The shift changes the equation this year for candidates including Dave Reichert. Not only will he face a formidable field of Democrats including State Attorney General Bob Ferguson. But he also has to worry about being outflanked at the state convention by fellow Republican Semi Bird, a former Richland School Board member who has accused Reichert of not being conservative enough.

For its part, the Washington State Democratic Party doesn’t make endorsements, although party groups from local legislative districts or counties typically do. But the head of the organization did not mince words about what she thinks of the change Republicans plan to make this year by moving up endorsements to April.

“No matter who gets the nod, we know they’ll double down on Donald Trump’s dangerous MAGA agenda: rip away reproductive healthcare, damage our democracy, and give the very richest Americans yet another Trump tax cut,” Washington State Democratic Party Chair Shasti Conrad told KUOW in a written statement.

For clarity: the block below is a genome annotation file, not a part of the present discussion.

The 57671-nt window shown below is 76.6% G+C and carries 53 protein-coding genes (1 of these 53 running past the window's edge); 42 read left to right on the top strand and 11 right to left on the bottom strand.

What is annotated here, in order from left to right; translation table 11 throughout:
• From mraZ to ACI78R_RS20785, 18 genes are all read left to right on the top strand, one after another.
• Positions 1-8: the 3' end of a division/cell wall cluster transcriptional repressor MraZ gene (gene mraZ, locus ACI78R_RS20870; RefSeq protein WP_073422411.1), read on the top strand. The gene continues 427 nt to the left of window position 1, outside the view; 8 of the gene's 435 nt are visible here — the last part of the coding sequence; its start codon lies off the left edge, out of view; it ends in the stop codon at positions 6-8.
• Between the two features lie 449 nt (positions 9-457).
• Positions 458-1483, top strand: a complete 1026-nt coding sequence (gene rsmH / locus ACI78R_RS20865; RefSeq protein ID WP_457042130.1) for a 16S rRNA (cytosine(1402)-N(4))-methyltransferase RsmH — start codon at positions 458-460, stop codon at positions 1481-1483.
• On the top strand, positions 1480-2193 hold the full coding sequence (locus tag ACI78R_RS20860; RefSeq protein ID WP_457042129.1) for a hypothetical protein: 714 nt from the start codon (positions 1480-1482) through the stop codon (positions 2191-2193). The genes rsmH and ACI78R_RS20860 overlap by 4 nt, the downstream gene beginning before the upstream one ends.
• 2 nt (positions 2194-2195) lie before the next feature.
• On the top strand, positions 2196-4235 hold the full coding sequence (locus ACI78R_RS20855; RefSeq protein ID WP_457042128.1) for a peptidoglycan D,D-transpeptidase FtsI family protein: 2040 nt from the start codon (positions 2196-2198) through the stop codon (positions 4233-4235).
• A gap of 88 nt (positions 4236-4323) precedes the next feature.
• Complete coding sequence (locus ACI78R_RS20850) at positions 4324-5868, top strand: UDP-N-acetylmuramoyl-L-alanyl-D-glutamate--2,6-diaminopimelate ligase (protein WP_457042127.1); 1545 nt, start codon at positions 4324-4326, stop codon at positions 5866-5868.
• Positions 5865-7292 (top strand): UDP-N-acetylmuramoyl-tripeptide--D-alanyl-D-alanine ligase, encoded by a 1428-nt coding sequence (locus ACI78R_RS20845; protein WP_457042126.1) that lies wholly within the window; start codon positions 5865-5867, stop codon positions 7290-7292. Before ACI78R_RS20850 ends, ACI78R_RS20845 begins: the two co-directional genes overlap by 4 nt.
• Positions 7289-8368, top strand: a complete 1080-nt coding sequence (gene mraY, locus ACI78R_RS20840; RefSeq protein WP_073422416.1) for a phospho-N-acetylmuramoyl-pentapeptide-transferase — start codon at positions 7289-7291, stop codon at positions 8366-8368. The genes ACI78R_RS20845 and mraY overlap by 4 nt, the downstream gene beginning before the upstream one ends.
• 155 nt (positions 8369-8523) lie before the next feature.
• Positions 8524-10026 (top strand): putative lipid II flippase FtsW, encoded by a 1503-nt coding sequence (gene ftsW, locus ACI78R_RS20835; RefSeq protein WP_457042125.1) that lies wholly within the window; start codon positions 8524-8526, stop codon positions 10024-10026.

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If the GOP plan works as intended — and the endorsed candidates go on to become the nominees after the August primary — the change would signal a power shift away from regular voters in favor of the dedicated grassroots activists who run to become statewide delegates.

But it’s not clear yet whether those delegates will be inclined to nominate MAGA conservatives like Semi Bird, or candidates like Dave Reichert, who told KUOW he believes his politics are more “in the middle.”

“It's just the old Dragnet detective show. It's ‘just the facts, ma'am.’ And I think people are hungry for somebody who's not going off the deep end one way or another, but just looking for the facts,” Reichert said.

The Republican state convention runs April 18-20 in Spokane.

EDITOR'S NOTE: This story was amended on Wednesday, Feb. 7, to clarify that Bob Ferguson is leading in the polls among Democrats in the race for governor.